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February 4, 2009 > The need for speed... limits

The need for speed... limits

Often ignored or given scant notice, ubiquitous speed limit signs planted along roads are nonetheless important indicators of law enforcement expectations of drivers as they travel through cities. Continued inattention often leads to the sight in a rear view mirror of flashing red lights and an expensive pause before completing a journey. Whether cursed as impractical or commended for safety considerations, for many, the origin of speed limits is a mystery.

During the waning months of 2008, the Fremont City Council received an explanation of city speed limits and suggested modifications from Senior Transportation Engineer David Huynh. TCV asked Mr. Huynh to answer questions for our readers as well.


TCV: How often are speed limits reviewed?

Huynh: As a public agency, we are regulated by the California Vehicle Code. Depending on conditions, speed limits are reviewed, at a maximum, every five, seven or ten years. Our general practice has been to do it every seven years. The five year requirement must be met if your police department is not certified in use of a radar gun. The seven year requirement is followed if radar gun use is certified. If the traffic engineer certifies that at the seven year mark nothing has changed and there is no need for modification, the time is extended to ten years.


TCV: What can cause a change or review of speed limits before a seven year review?

Huynh: The timeline may be altered if there is a significant change in the roadway or a new roadway is created such as at Pacific Commons. Typically, engineers have designed a road for a certain speed. That may be the original speed but then a survey is conducted to measure actual driving speeds which can confirm or modify the posted limit.


TCV: Does the accident rate on a particular roadway trigger a review?

Huynh: No. A review can be done, but is not mandated by accidents.


TCV: Are there any regulations that required adjacent roadways to be within a certain speed limit of each other?

Huynh: If the characteristics of the street change drastically, it could happen. For instance if a residential street with a speed limit of 25 miles per hour feeds a high speed street, the speed limit could change drastically. However, in most cases this does not happen and common sense would dictate a more gradual change.


TCV: How does a review change current speed limits?

Huynh: This is determined by drivers. Our data collection measures the speed of drivers on a particular roadway. Speed limits are actually a very democratic process; drivers vote with their cars. We can, however, modify our recommendation to a speed that may be below survey results due to a variety of factors such as accident rates, high incidence of pedestrian or bicycle activity and things of that nature. Residential areas, however, are set at a default of 25 miles per hour but could be justified at a different speed. State roads, such as portions of Mission Boulevard, are not under our jurisdiction.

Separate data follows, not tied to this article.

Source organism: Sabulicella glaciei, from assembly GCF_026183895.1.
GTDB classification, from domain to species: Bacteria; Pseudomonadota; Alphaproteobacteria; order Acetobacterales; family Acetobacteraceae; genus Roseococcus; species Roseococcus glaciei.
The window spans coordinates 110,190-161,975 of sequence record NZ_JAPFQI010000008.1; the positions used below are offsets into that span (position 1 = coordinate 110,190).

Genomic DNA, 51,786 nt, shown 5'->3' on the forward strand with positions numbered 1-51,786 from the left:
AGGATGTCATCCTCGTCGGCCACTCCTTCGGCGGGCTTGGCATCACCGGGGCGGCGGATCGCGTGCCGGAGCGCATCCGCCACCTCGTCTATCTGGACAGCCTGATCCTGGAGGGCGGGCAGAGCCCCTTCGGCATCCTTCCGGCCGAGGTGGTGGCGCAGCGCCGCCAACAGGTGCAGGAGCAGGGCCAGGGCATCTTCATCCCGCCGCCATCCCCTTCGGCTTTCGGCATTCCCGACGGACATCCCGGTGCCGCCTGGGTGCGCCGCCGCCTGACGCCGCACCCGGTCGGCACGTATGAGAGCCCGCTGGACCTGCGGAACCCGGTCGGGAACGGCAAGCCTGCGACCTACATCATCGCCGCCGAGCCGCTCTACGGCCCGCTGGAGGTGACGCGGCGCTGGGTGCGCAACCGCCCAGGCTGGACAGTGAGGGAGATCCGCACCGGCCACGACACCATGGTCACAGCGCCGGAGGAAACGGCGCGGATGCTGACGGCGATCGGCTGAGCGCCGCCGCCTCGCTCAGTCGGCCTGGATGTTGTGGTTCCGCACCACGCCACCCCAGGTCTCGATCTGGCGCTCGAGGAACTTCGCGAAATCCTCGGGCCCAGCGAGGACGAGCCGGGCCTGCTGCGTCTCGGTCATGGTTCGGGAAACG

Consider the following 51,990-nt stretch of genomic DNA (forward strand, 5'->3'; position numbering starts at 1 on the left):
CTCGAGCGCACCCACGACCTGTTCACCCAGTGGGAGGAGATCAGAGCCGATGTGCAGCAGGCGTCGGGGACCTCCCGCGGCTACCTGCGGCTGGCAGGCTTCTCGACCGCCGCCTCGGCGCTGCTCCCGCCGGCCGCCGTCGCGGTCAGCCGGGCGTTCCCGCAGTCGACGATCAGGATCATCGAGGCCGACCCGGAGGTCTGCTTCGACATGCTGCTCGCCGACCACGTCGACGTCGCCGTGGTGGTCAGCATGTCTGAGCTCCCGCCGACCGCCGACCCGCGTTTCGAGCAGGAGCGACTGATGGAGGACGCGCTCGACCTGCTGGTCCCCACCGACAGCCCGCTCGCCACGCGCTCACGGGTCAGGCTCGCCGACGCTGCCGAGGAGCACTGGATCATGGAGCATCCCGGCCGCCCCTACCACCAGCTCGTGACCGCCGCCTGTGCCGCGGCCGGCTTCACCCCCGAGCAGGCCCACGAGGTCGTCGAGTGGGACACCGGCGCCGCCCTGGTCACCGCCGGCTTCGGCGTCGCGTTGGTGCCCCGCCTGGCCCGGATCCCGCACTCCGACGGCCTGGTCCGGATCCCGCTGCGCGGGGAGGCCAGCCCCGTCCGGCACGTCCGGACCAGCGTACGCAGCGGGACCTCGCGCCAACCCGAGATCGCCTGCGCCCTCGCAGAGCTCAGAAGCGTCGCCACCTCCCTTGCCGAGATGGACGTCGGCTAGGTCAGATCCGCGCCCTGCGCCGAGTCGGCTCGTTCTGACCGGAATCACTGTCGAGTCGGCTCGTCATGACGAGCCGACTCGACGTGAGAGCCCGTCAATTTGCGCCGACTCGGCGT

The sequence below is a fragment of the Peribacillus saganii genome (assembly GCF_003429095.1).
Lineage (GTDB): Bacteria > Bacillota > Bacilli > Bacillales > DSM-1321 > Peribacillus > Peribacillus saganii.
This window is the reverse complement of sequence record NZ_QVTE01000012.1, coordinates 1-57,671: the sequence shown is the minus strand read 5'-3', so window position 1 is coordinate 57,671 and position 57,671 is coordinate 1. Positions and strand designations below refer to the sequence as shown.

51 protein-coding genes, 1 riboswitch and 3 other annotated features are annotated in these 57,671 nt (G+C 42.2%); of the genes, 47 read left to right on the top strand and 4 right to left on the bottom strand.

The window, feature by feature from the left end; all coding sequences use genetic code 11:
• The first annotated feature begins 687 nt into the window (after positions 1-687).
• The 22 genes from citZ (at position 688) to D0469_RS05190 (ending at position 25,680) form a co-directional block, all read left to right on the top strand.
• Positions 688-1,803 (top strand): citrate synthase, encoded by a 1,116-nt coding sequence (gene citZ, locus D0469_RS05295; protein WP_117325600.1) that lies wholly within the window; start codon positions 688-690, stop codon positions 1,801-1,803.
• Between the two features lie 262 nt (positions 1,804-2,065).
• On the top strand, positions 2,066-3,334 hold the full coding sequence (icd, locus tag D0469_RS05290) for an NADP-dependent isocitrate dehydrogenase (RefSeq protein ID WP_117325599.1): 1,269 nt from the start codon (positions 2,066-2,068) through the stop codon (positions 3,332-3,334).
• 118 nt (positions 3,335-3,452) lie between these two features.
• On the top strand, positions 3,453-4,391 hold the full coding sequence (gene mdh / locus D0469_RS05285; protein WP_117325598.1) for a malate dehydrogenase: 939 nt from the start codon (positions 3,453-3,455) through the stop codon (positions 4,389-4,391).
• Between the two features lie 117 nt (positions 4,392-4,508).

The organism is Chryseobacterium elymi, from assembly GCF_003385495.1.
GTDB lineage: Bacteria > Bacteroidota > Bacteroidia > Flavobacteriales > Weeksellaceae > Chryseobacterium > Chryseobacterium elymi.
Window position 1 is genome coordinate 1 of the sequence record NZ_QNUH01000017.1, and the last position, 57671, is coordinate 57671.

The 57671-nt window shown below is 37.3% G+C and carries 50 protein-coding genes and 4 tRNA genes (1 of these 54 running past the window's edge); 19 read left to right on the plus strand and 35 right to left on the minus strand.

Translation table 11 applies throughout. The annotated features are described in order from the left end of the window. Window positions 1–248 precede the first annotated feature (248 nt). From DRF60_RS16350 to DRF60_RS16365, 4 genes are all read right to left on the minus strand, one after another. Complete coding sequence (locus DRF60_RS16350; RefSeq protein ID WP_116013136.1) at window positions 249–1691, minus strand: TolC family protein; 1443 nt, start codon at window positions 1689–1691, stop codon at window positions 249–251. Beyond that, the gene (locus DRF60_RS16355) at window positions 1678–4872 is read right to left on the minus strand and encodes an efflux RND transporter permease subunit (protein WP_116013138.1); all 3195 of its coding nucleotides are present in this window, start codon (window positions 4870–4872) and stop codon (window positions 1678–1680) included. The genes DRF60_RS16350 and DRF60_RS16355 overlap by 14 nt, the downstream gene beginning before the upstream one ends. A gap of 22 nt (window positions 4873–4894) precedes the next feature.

TCV: How and when is the data collection done?

Huynh: Guidelines dictate that we measure 'free flow' during times of the day that allow such movement. Usually rush hours are traveled at slower speeds due to congestion, so those times are not monitored. This measurement is supposed to give an accurate reading of speeds at which drivers feel safe, confident and unimpeded. Inconspicuous measurements are taken by radar using the same device used by police to enforce the limits. This is done on all streets not under de facto limits such as the 25 mile per hour limit used for residential streets.

There are two documents that regulate how we set speed limits: California Vehicle Code and California Manual on Uniform Traffic Control Devices. These determine how we can determine speed limits and how they are posted. The limit is typically effective at the point of posting which is usually at the far side of an intersection. We make a recommendation to the city council based on our survey and their decision modifies a city ordinance.


TCV: Are speed limit recommendations made with input from the police department?

Huynh: Yes. We ask for feedback on factors such as accidents statistics and records and try to reach a consensus.

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